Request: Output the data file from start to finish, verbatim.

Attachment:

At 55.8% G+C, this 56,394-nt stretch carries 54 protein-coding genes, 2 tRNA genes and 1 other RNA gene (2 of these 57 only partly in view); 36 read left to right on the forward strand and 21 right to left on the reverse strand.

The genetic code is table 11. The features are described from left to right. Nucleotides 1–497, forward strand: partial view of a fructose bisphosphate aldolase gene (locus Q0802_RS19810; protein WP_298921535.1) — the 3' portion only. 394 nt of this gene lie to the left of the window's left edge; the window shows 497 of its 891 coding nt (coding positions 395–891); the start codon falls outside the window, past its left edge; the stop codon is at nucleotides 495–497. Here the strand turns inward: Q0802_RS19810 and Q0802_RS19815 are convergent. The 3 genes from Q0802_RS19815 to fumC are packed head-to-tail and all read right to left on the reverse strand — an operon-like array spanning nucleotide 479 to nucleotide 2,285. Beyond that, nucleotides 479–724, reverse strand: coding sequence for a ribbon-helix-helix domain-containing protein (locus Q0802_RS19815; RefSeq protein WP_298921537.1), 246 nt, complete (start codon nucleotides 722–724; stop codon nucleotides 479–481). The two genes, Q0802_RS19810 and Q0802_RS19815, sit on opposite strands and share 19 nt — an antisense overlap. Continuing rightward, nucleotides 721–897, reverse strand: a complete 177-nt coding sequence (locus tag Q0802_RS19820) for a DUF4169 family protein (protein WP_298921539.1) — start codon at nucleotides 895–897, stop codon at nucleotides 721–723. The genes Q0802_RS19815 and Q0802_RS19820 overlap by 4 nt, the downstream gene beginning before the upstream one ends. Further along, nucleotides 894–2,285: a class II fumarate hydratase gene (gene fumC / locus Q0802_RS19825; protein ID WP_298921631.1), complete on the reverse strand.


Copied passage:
At 55.8% G+C, this 56,394-nt stretch carries 54 protein-coding genes, 2 tRNA genes and 1 other RNA gene (2 of these 57 only partly in view); 36 read left to right on the forward strand and 21 right to left on the reverse strand.

The genetic code is table 11. The features are described from left to right. Nucleotides 1–497, forward strand: partial view of a fructose bisphosphate aldolase gene (locus Q0802_RS19810; protein WP_298921535.1) — the 3' portion only. 394 nt of this gene lie to the left of the window's left edge; the window shows 497 of its 891 coding nt (coding positions 395–891); the start codon falls outside the window, past its left edge; the stop codon is at nucleotides 495–497. Here the strand turns inward: Q0802_RS19810 and Q0802_RS19815 are convergent. The 3 genes from Q0802_RS19815 to fumC are packed head-to-tail and all read right to left on the reverse strand — an operon-like array spanning nucleotide 479 to nucleotide 2,285. Beyond that, nucleotides 479–724, reverse strand: coding sequence for a ribbon-helix-helix domain-containing protein (locus Q0802_RS19815; RefSeq protein WP_298921537.1), 246 nt, complete (start codon nucleotides 722–724; stop codon nucleotides 479–481). The two genes, Q0802_RS19810 and Q0802_RS19815, sit on opposite strands and share 19 nt — an antisense overlap. Continuing rightward, nucleotides 721–897, reverse strand: a complete 177-nt coding sequence (locus tag Q0802_RS19820) for a DUF4169 family protein (protein WP_298921539.1) — start codon at nucleotides 895–897, stop codon at nucleotides 721–723. The genes Q0802_RS19815 and Q0802_RS19820 overlap by 4 nt, the downstream gene beginning before the upstream one ends. Further along, nucleotides 894–2,285: a class II fumarate hydratase gene (gene fumC / locus Q0802_RS19825; protein ID WP_298921631.1), complete on the reverse strand.